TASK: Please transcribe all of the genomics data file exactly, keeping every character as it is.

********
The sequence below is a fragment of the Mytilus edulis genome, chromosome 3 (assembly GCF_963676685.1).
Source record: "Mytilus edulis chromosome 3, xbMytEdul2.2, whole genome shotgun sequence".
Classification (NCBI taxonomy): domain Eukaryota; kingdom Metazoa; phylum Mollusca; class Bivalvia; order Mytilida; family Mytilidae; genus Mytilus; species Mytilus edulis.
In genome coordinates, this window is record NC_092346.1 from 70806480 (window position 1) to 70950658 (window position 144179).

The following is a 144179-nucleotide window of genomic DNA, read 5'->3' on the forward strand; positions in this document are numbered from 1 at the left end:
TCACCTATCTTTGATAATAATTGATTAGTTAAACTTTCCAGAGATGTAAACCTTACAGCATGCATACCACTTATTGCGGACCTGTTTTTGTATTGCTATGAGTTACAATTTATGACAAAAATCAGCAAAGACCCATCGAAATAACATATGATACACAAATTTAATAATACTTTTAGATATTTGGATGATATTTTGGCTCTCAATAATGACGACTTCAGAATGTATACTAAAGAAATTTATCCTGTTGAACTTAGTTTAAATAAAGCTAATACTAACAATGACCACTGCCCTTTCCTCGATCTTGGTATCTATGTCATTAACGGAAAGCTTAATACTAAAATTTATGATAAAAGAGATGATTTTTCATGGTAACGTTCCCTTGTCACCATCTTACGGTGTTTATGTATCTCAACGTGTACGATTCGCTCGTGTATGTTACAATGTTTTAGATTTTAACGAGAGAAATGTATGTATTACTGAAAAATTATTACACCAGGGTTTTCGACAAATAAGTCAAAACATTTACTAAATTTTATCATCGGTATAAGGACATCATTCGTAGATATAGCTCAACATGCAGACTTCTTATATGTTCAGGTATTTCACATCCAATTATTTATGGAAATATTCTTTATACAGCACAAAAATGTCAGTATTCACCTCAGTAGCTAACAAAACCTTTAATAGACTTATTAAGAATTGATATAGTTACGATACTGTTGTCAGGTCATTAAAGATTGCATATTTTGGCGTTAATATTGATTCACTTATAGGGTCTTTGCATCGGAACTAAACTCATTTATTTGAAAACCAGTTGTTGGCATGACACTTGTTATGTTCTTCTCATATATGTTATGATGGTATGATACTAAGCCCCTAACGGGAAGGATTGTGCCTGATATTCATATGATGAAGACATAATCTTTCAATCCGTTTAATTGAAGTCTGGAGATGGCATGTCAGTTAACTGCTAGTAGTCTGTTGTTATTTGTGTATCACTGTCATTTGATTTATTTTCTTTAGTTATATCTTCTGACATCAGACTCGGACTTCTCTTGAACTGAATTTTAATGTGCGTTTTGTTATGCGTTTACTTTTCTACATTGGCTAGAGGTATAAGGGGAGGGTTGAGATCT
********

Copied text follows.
The sequence below is a fragment of the Mytilus edulis genome, chromosome 3 (assembly GCF_963676685.1).
Source record: "Mytilus edulis chromosome 3, xbMytEdul2.2, whole genome shotgun sequence".
Classification (NCBI taxonomy): domain Eukaryota; kingdom Metazoa; phylum Mollusca; class Bivalvia; order Mytilida; family Mytilidae; genus Mytilus; species Mytilus edulis.
In genome coordinates, this window is record NC_092346.1 from 70806480 (window position 1) to 70950658 (window position 144179).

The following is a 144179-nucleotide window of genomic DNA, read 5'->3' on the forward strand; positions in this document are numbered from 1 at the left end:
TCACCTATCTTTGATAATAATTGATTAGTTAAACTTTCCAGAGATGTAAACCTTACAGCATGCATACCACTTATTGCGGACCTGTTTTTGTATTGCTATGAGTTACAATTTATGACAAAAATCAGCAAAGACCCATCGAAATAACATATGATACACAAATTTAATAATACTTTTAGATATTTGGATGATATTTTGGCTCTCAATAATGACGACTTCAGAATGTATACTAAAGAAATTTATCCTGTTGAACTTAGTTTAAATAAAGCTAATACTAACAATGACCACTGCCCTTTCCTCGATCTTGGTATCTATGTCATTAACGGAAAGCTTAATACTAAAATTTATGATAAAAGAGATGATTTTTCATGGTAACGTTCCCTTGTCACCATCTTACGGTGTTTATGTATCTCAACGTGTACGATTCGCTCGTGTATGTTACAATGTTTTAGATTTTAACGAGAGAAATGTATGTATTACTGAAAAATTATTACACCAGGGTTTTCGACAAATAAGTCAAAACATTTACTAAATTTTATCATCGGTATAAGGACATCATTCGTAGATATAGCTCAACATGCAGACTTCTTATATGTTCAGGTATTTCACATCCAATTATTTATGGAAATATTCTTTATACAGCACAAAAATGTCAGTATTCACCTCAGTAGCTAACAAAACCTTTAATAGACTTATTAAGAATTGATATAGTTACGATACTGTTGTCAGGTCATTAAAGATTGCATATTTTGGCGTTAATATTGATTCACTTATAGGGTCTTTGCATCGGAACTAAACTCATTTATTTGAAAACCAGTTGTTGGCATGACACTTGTTATGTTCTTCTCATATATGTTATGATGGTATGATACTAAGCCCCTAACGGGAAGGATTGTGCCTGATATTCATATGATGAAGACATAATCTTTCAATCCGTTTAATTGAAGTCTGGAGATGGCATGTCAGTTAACTGCTAGTAGTCTGTTGTTATTTGTGTATCACTGTCATTTGATTTATTTTCTTTAGTTATATCTTCTGACATCAGACTCGGACTTCTCTTGAACTGAATTTTAATGTGCGTTTTGTTATGCGTTTACTTTTCTACATTGGCTAGAGGTATAAGGGGAGGGTTGAGATCT